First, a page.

By nature, a theatrical production lives, changes and - perhaps most importantly – it dies. Ultimately a play lives only in the minds of the people who were in that room. And if you weren’t there, then no number of photos or reviews or stories at the bar can recreate it. Now, this is all very well and good, and it’s part of the magic that we all love so much. But if those of us in the theatre are ultimately sculpting in butter, then the great question “Why?” can rear its ugly head a lot. And the “Why?” is what keeps me honest. And keeps me up at night, as my wife can attest.
If everything we are doing ultimately disintegrates, then I feel a great need to be a part of something larger. This is where the classics come in. They are a direct link not only to the musty-dusty “past,” but to our very history. By working in classical theatre, one becomes a part of the larger theatrical narrative.
Shakespeare’s plays (for example) were here for centuries before I was even a notion. Centuries before my great-grandfather sailed for America from England. And they will be here long after I am dead. These plays, and their relationship to our very culture, are larger than any one person, or even one group of people. They have been translated into countless languages. They have been taught, in some form or another, in nearly every corner of the English-speaking world (much to the chagrin of many high schoolers everywhere). They have crossed borders of countries in times of extremity and war. They are quoted, intentionally or unintentionally, by most folks in their daily lives.
By working with these texts, one gets the chance to become part of the history. In a business devoid of permanence, an artist can claim a foothold. Now that is something.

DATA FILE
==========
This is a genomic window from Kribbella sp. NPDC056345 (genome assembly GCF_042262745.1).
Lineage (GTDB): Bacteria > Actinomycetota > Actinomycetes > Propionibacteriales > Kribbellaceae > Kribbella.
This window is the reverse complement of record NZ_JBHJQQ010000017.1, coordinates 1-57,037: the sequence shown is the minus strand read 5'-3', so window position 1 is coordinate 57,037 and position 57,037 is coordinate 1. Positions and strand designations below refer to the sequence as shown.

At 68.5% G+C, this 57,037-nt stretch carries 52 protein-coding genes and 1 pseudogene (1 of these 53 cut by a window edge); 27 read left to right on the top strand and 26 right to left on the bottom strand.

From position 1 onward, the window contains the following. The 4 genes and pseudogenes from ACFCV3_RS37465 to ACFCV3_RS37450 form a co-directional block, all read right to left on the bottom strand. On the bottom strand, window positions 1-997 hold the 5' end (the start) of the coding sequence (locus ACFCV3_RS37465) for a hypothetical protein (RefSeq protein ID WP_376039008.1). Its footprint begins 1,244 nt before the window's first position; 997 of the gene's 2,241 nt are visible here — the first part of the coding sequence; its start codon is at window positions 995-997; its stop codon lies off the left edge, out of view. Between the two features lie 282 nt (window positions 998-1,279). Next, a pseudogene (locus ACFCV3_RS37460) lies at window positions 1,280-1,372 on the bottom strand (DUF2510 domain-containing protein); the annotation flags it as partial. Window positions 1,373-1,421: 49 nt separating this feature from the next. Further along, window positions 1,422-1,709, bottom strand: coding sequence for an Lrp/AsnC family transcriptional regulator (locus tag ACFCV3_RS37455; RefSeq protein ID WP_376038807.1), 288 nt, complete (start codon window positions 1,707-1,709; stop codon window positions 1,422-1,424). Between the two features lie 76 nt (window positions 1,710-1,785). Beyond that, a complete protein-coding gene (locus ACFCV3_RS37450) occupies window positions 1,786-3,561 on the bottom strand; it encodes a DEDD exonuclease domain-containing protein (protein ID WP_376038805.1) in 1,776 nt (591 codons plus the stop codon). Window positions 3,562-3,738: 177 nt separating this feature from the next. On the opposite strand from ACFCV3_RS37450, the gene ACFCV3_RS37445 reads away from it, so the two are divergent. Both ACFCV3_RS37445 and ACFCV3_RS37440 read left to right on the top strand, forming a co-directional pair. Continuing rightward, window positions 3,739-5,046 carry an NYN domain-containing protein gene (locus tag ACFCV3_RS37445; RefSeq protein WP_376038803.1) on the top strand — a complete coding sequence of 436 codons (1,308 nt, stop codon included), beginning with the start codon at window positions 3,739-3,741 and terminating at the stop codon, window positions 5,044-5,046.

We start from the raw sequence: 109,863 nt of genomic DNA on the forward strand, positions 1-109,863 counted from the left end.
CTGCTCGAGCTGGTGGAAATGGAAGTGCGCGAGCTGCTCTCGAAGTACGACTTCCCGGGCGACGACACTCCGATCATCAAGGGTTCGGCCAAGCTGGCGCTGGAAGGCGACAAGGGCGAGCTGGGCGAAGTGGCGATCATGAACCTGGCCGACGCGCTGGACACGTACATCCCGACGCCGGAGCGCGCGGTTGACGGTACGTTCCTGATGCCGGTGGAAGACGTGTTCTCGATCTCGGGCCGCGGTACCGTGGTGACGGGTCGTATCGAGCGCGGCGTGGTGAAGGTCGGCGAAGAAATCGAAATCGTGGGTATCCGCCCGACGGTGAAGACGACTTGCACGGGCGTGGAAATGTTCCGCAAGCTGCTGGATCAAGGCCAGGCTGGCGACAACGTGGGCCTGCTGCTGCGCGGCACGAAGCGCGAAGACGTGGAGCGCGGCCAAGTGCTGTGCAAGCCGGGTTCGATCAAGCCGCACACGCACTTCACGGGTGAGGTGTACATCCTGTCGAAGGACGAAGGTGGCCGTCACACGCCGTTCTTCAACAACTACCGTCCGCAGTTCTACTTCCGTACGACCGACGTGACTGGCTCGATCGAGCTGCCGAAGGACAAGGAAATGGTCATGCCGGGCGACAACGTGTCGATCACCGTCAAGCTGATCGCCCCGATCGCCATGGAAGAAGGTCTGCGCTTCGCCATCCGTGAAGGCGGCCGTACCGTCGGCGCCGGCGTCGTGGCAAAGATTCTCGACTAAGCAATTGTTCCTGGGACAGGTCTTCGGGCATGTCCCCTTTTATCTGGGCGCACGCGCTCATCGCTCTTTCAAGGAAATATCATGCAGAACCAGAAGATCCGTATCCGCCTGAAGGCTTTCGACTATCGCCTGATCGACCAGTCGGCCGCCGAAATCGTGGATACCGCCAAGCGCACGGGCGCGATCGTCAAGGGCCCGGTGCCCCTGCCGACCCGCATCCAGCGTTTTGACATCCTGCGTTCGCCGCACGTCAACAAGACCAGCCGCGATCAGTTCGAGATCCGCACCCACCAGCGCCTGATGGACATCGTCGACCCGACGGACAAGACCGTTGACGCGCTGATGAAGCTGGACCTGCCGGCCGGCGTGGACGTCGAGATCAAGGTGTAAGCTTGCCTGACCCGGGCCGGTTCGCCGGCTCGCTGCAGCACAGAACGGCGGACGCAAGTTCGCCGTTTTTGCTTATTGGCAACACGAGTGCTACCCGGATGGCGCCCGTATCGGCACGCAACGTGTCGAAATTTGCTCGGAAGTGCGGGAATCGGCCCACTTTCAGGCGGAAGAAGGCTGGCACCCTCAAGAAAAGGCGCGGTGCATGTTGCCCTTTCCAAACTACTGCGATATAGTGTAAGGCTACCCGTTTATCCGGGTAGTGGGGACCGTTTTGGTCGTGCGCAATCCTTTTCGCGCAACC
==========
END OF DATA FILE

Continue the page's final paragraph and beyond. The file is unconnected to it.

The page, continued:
Now, this is not to say that every production of The Tempest or Macbeth is immediately ennobled. But anybody who’s played Lady Macbeth in their church basement as part of their community theater’s spring show is now part of the story. And the story just keeps unfolding. It’s a bit like the “begat” section in the Bible – you can trace the lineage all the way back. I saw Vanessa Redgrave as Prospero, who saw her father Michael Redgrave give his Prospero, who saw Robert Atkins’, who saw Benson’s, and so on back to the first. Back to the first.
It’s one of the reasons I love the classics as much as I do. It’s one more way I remind myself that the work ultimately isn’t about me. It’s about something larger. A direct connection with our history as artists, storytellers, people. And there’s a responsibility that comes with it. One isn’t simply creating an ‘evening out’ that can be forgotten within a few days but, rather, doing everything possible to do right by all those who came before.
Classical plays can feel like medicine. There is something sickly familiar, vaguely sweet yet ultimately distasteful as we swallow them down and mutter to ourselves how it is for our betterment that we take in these necessaries. But my hope, my goal is something very different. These secondary classics have the opportunity to thrill and challenge us in unexpected ways. It is far less likely that we can quote passages of Timon from the dark of our seats.
Timon of Athens is a particularly curious case. There is no record of its ever being performed during Shakespeare’s lifetime – it exists within a fractured history. Never popular, and often regarded as a co-authored piece or an unfinished manuscript, the responsibility to its history becomes very large. We can only trace it back so far before it disappears into a cloud. In this case, the story of this play is a mystery. And our job as artists is not necessarily to try to solve it, but to give you the pieces of the puzzle and let you try to figure it out on the car ride home. In that way, you are part of the history as well.
Co-Founding Artistic Director
Philadelphia Artists' Collective